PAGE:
In the world of building construction, every decision, no matter how small it may seem, can significantly impact a structure’s longevity and effectiveness. One topic garnering attention recently is the concept of layering housewrap. It’s a practice that sparks many questions, and while we don’t recommend layering – it does happen. Let’s dive into the details to understand the nuances, best practices, and situations where it might make sense.
Understanding the Concept of Layering Housewrap
First, let’s clarify a crucial point: the best practice for housewrap is not to layer it. Multiple layers of housewrap on a project can hinder the building envelope’s drying potential, increasing the risk of undesirable moisture-related failures, and hide water damage to sheathing or structure.
The question of layering housewrap usually arises when projects have a standard flat housewrap installed but require enhanced drainage. If budget allows, we recommend always using a rainscreen over your housewrap for maximum draining and drying potential. A rainscreen, like Slicker ®Max, is the best option for providing a drainage gap behind your cladding. Alternatively, you could consider using a drainable housewrap, like HydroGap, which provides an effective gap for drainage. However, if you find yourself in a situation where layering becomes necessary, here’s what you need to know.
One factor to consider is the length of exposure the current housewrap can handle. Most standard housewraps have a maximum UV exposure of 120 days, so if you’re creeping up on this date or have surpassed it, there is already a risk of potential underlying damage.
Additionally, you’ll want to ensure that the sheathing beneath the first layer is in good condition before adding more. The concern is that potential issues beneath the existing layer could go unnoticed, leading to long-term problems. We always advise starting with a clean slate and confirming that the sheathing is in good condition.
When it Can Make Sense to Layer Housewrap
While layering housewrap is not the ideal approach, there are specific instances where it can be justified to maximize the performance of your building envelope.
Layer Housewrap for Water Control
If you’re considering layering your housewrap to enhance water control – although this is not a practice we recommend – you’ll need to determine which of the layers is your water control layer. This is important because the housewrap that will act as your water control layer must be fully integrated into the flashing details around rough openings, windows, and doors.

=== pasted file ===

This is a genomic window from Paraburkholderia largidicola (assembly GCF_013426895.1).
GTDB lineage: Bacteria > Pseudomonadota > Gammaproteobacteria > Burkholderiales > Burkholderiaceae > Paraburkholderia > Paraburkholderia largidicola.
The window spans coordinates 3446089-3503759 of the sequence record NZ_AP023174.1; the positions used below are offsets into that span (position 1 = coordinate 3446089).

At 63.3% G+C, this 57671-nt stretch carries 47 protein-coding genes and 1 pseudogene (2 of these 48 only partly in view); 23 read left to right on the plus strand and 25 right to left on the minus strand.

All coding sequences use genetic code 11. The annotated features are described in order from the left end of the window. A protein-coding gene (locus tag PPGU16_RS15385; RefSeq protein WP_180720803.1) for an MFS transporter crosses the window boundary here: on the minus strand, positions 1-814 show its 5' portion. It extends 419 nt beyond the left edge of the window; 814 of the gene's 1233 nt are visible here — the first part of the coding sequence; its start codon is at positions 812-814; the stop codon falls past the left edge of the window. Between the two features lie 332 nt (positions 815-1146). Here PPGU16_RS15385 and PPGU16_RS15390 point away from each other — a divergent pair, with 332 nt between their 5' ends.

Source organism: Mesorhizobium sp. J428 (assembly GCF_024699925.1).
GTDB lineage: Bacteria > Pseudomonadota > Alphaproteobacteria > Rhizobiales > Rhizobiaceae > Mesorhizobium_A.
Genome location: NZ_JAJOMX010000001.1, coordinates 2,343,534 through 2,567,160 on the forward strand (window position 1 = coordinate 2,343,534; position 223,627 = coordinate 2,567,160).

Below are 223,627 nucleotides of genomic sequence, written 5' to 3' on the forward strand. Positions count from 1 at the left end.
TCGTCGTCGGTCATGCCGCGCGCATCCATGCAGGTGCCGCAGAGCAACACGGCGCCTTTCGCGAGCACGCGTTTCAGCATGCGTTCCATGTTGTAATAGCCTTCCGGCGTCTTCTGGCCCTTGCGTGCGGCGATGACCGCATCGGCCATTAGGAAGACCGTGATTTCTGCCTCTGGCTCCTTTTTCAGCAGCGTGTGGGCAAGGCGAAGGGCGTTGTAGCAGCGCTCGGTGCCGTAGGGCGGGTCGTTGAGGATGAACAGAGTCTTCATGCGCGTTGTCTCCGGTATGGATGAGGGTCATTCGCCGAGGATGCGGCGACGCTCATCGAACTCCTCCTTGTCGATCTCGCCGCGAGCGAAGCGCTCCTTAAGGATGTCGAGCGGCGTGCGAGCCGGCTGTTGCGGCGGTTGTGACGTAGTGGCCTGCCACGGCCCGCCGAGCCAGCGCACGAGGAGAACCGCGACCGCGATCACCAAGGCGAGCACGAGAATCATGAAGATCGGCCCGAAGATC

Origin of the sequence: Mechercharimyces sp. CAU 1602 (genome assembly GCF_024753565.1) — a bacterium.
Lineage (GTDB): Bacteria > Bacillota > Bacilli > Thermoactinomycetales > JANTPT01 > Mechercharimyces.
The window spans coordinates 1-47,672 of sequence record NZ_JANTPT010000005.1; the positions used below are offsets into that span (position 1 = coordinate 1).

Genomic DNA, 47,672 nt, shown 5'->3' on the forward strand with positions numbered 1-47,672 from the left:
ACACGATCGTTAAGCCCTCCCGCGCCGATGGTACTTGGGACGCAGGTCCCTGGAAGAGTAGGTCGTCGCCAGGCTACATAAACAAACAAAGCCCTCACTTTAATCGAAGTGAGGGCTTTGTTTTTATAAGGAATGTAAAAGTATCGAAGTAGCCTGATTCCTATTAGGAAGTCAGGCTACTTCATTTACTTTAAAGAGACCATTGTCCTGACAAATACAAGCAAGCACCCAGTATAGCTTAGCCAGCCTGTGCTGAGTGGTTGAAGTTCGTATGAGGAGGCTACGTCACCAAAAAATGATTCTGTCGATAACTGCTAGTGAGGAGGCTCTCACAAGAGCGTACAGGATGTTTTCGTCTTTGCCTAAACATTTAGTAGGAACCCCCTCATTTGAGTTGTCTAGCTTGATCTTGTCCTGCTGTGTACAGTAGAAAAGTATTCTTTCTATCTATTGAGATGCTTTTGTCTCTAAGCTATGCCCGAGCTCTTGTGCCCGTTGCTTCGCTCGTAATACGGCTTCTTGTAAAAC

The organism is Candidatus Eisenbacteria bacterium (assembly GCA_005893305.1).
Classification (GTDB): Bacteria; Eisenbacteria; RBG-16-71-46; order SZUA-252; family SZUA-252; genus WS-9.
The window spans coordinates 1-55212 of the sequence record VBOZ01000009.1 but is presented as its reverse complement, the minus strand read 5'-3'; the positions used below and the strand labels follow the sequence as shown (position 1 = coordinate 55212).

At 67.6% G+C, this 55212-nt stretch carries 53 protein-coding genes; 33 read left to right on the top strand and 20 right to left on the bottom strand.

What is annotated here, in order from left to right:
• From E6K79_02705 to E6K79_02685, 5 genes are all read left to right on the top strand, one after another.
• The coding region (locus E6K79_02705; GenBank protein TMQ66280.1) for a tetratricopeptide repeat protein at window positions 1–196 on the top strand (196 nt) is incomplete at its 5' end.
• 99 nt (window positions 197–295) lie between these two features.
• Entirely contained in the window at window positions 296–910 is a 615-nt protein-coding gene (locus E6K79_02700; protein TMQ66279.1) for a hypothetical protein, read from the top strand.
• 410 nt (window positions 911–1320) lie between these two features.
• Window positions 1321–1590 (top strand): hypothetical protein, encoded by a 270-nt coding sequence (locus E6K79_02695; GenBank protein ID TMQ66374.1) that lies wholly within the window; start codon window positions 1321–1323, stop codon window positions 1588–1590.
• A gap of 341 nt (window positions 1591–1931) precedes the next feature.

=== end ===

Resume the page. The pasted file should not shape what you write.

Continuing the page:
Using Layered Housewrap as a Drainage Space
In some scenarios, a flat housewrap may be installed and wholly integrated with the assembly, but there’s a desire for increased drainage but not enough room in the budget to add a rainscreen. In this instance, some people will install a drainable housewrap, like HydroGap, on top. Instead of serving as the weather-resistive barrier and border control layer, HydroGap provides a dedicated space for drainage. The housewrap can be stapled on rather than fully integrated with your openings when used for this purpose.
Temporary Housewrap Layering
Project delays can be unpredictable, leaving you in a situation where your existing housewrap has surpassed its UV exposure period. We often see this in cases where siding or window delivery is delayed. In this case, purchasing an inexpensive housewrap and layering it on top to minimize UV exposure makes sense. Once your materials arrive, remove that protective layer.
Balancing Best Practices and Your Circumstance
While layering housewraps may not be the optimal choice in most situations, there are instances where it can be a viable solution. Understanding the specific circumstances, the condition of the existing housewrap, and the role of each layer in the system is crucial.
It’s essential to follow best practices and, whenever possible, prioritize a rainscreen for the best long-term water control and drainage results. As the construction industry evolves, keeping a keen eye on proper installation methods and product compatibility ensures that buildings stand strong against the test of time. Interested in keeping up with best practices, improved products, and application methods to transform the way you build? Fill out this form for more information!